Only 11 days after its debut on the Android Market in public beta, Avast has given the green light to its Android security app.
Simply called Avast Mobile Security (download), this free app is based on the Theft Aware app that it acquired when Avast purchased ITAgents in September contains a robust suite of Android-specific security features, including malicious app scanning, premium SMS blocking, link scanning, anti-theft measures, and two features that only work on rooted devices.
So with an impressive set of features, why did Avast--which runs a freemium business model for its Windows security suite--decide to go fully free on Android? Miloslav Korenko, Avast's marketing director, said, "Right now, we believe it's not about making money. It's about visibility. It'll be 2013 at best before we can monetize it. We don't want to differentiate on antivirus or antitheft, so we're giving it to the user for free."
The full list of features is remarkably comprehensive, if a bit overwhelming. In addition to scans of the internal memory and SD card for app malware, many Windows-style security features have been ported over, including on-demand scans, scheduling scans, and reporting false positives. Another port from the PC is integration with the Avast WebRep, a cloud-based service that scans each URL before it's launched. It will warn you if it links to a malware-infected site.
The privacy report looks at the permissions of installed apps and advising users of possible privacy risks. Text message and call filtering are both available, along with a series of in-depth options. These include redirecting blocked calls to voicemail, or filtering based on a start and end time, or the day of the week. Outgoing calls can also be blocked, a clever tool so you can hand the phone over to a toddler without having to worry about annoying your contact list.
Restricted to people with rooted devices is the firewall, which can disable Internet access on a per-app basis, just like a desktop firewall. You can customize the firewall's settings for each app to work with Wi-Fi, 3G, or data roaming.
The app manager will be familiar to users of Advanced Task Killer. It shows a list of running apps, their size, CPU load, used memory, number of services and threads, and an option to kill the app or uninstall it. Advanced Task Killer has come under a lot of fire for introducing instability to apps, so it's probably a good idea to use the Avast version with caution. But still, it's a good feature to include, if only for the option of having it.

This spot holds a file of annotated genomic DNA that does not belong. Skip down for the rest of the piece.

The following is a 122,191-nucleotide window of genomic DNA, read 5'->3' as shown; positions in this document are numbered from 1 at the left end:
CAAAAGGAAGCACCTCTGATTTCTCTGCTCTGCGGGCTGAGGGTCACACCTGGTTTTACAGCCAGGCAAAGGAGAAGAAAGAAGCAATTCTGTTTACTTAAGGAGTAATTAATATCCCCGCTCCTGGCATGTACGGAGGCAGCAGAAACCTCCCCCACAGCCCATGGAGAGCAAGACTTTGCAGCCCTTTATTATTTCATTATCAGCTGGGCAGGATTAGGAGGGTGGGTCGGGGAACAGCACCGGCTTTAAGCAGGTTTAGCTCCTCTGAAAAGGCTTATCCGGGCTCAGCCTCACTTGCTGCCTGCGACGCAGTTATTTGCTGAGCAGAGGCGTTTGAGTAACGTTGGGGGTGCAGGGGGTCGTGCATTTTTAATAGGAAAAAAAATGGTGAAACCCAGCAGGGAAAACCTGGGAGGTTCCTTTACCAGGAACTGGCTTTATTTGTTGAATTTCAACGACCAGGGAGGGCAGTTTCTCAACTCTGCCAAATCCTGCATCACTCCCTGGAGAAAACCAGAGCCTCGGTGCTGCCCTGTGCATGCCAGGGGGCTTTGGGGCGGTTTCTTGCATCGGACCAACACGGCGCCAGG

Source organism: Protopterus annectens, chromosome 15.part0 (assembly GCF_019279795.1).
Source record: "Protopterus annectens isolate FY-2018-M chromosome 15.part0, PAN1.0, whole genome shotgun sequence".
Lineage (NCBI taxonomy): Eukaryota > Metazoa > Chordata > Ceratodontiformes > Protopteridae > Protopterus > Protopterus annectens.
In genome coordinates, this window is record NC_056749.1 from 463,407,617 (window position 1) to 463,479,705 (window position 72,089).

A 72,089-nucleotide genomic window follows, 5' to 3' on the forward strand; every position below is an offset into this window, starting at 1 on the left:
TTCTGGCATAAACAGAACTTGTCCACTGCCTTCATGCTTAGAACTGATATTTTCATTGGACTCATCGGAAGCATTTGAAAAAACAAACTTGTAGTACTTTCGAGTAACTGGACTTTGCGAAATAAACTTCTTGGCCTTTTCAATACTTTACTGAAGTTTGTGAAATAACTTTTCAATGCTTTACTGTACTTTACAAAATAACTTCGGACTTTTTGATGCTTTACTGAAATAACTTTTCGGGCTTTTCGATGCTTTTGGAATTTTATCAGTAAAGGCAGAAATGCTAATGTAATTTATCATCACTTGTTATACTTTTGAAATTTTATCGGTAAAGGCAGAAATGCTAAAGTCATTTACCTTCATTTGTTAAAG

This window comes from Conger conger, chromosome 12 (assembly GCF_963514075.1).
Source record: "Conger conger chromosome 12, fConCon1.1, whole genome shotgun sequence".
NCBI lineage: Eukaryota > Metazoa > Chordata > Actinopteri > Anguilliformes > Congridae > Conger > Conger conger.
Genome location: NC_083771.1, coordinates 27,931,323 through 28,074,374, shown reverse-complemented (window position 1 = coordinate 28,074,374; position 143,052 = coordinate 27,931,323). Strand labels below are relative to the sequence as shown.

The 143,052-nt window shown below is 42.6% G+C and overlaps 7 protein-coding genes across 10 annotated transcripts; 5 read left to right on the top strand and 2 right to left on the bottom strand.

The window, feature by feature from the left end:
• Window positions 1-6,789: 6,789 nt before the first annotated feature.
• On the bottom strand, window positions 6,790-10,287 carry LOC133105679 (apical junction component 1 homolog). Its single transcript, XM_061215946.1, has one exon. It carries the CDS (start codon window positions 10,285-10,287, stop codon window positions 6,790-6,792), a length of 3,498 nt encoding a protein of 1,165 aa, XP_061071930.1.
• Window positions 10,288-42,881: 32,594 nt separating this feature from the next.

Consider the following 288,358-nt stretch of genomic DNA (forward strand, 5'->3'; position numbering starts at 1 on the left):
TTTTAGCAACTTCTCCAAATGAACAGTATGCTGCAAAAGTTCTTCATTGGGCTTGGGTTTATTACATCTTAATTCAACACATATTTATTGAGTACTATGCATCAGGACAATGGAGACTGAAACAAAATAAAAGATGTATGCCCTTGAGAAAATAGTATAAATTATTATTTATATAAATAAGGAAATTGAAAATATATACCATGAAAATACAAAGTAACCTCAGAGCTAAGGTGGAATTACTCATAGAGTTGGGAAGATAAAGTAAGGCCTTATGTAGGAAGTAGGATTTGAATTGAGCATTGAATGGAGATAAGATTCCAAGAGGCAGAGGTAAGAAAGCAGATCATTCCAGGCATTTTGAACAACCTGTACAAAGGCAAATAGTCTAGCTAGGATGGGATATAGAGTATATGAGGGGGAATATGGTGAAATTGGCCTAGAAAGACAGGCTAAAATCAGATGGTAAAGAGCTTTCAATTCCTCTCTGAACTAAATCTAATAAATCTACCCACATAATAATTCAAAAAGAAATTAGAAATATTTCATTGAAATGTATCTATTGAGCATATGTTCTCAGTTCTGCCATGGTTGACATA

Avast Mobile Security also comes with tightly integrated anti-theft features. There's an App Disguiser option, for choosing a custom name to camouflage the app; Stealth mode, for hiding Avast from the app drawer and the status bar; SIM card notification, which can activate the siren, lock the phone, or send a notification to a remote device when an unauthorized SIM has been inserted. And since switching SIMs isn't always evil, Avast has included a SIM whitelist for cards that should always be allowed.
Another anti-theft tool is called Self-Protection. It disguises its components in the file structure, but on rooted phones, it can disable the phone's USB port and even survive a hard reset or factory reset. (Or at least, Avast claims it can. I haven't had a chance to test this yet.)
Two key components are lacking from this list. Avast doesn't have a Web portal, from which you can manage the phone. It's missing backup features, too. Backup won't be in the phone until 2012, possibly as late as second half of the year, but Avast did tell me that they plan to launch a management portal for deeper remote control of the phone sometime in the first few months of 2012.